Compared to other kinds of “homework,” this method of learning the music’s recorded history simply by spinnin’ stacks of cool wax next to your earholes is way more fun than any educational experience you ever had in school with the possible exception of any sex education “lab sessions,” you wish they would have had, but you could be soakin’ up some serious sounds while workin’ it out with your “lab partner.”
To learn most subjects they teach in school, you read a lot of books; if you want to learn about music, those books are called records. Books about music can enhance the appreciation of the records, but they are not even close to being even secondary in importance to experience of diggin’ through the records. You can’t learn to sing and play like Ray Charles from books and sheet music, you have to hear his records. The same goes for everyone else, including classical music.
Many “authorities” claim that the first Rock ‘n’ Roll (excuse me, they usually misspell it as “rock and roll” or “rock & roll) record was “Rocket 88” by Jackie Brenston. This record was chosen because these writers had actually heard of Ike Turner (the session leader), the label it came out on (Chess) and the recording studio where it was made (Sam Phillip’s famous Sun Studios in Memphis). Most of them don’t know or care anything about Mr. Brenston’s pre- or post-“Rocket 88” career. He has become just another “name check” for all those professional amateur rock journalists.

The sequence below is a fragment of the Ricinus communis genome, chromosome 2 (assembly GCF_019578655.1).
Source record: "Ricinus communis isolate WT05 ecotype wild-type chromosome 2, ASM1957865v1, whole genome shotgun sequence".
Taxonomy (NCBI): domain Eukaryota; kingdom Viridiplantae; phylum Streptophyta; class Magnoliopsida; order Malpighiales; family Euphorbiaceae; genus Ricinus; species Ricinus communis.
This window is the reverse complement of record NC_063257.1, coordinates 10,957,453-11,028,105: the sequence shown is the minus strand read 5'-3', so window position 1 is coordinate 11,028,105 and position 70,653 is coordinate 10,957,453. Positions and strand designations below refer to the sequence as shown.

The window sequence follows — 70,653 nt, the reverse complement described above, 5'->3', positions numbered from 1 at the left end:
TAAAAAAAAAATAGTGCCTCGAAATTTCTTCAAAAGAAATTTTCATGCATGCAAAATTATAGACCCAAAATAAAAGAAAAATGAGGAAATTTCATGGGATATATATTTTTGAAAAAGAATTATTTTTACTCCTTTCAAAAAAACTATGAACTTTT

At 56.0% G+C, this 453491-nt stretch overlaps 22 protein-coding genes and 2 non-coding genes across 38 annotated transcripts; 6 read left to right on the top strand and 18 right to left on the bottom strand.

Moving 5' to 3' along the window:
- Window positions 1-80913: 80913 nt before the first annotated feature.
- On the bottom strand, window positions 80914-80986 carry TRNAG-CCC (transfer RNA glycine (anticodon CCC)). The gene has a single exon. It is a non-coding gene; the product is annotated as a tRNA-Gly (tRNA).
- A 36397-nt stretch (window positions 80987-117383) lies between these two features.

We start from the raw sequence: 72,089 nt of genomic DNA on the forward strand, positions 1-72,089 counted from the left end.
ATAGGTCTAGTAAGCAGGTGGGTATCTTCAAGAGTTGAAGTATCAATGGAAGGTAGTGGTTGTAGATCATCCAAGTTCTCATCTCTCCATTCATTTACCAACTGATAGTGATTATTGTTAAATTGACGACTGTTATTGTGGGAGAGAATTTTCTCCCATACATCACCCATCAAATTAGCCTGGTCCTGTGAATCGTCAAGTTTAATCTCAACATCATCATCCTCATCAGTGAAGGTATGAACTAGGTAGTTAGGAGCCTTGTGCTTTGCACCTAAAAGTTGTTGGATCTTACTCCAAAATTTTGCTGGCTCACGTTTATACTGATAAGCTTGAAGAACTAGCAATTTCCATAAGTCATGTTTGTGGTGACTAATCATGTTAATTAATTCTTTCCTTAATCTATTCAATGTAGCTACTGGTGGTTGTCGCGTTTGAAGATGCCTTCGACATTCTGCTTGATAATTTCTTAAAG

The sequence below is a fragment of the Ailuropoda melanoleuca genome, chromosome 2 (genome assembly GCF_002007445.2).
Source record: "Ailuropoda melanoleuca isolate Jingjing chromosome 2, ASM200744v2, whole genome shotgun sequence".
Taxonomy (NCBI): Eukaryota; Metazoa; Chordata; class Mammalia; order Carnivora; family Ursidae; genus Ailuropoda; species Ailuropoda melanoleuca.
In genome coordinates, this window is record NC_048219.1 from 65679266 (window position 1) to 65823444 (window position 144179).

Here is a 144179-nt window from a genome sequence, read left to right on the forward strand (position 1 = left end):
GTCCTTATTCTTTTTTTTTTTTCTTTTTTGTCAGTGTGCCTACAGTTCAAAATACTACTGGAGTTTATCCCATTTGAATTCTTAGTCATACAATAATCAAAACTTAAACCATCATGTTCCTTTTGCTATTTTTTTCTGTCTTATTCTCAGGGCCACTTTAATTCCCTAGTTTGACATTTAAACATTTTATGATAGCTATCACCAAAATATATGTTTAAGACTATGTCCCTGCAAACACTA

One of Frank Zappa’s most enduring and endearing quotes is: “Rock journalism is people who can’t write, interviewing people who can’t talk, for people who can’t read.” I call them column inch-worms, because they get paid by the column inch to pad extra wordage into a news hole. It’s a living, I suppose, but a fate I was happily able to escape. Our collection has several contenders that are far older, but most of these “experts” are unfamiliar with the total depth of the roots of Rock ‘n’ Roll and are generally not very interested in just how far back its origins go, which is actually well before the invention of the phonograph. We’ll get around to talking about that later.
The 7 Real Kings of 50s Rock ‘n’ Roll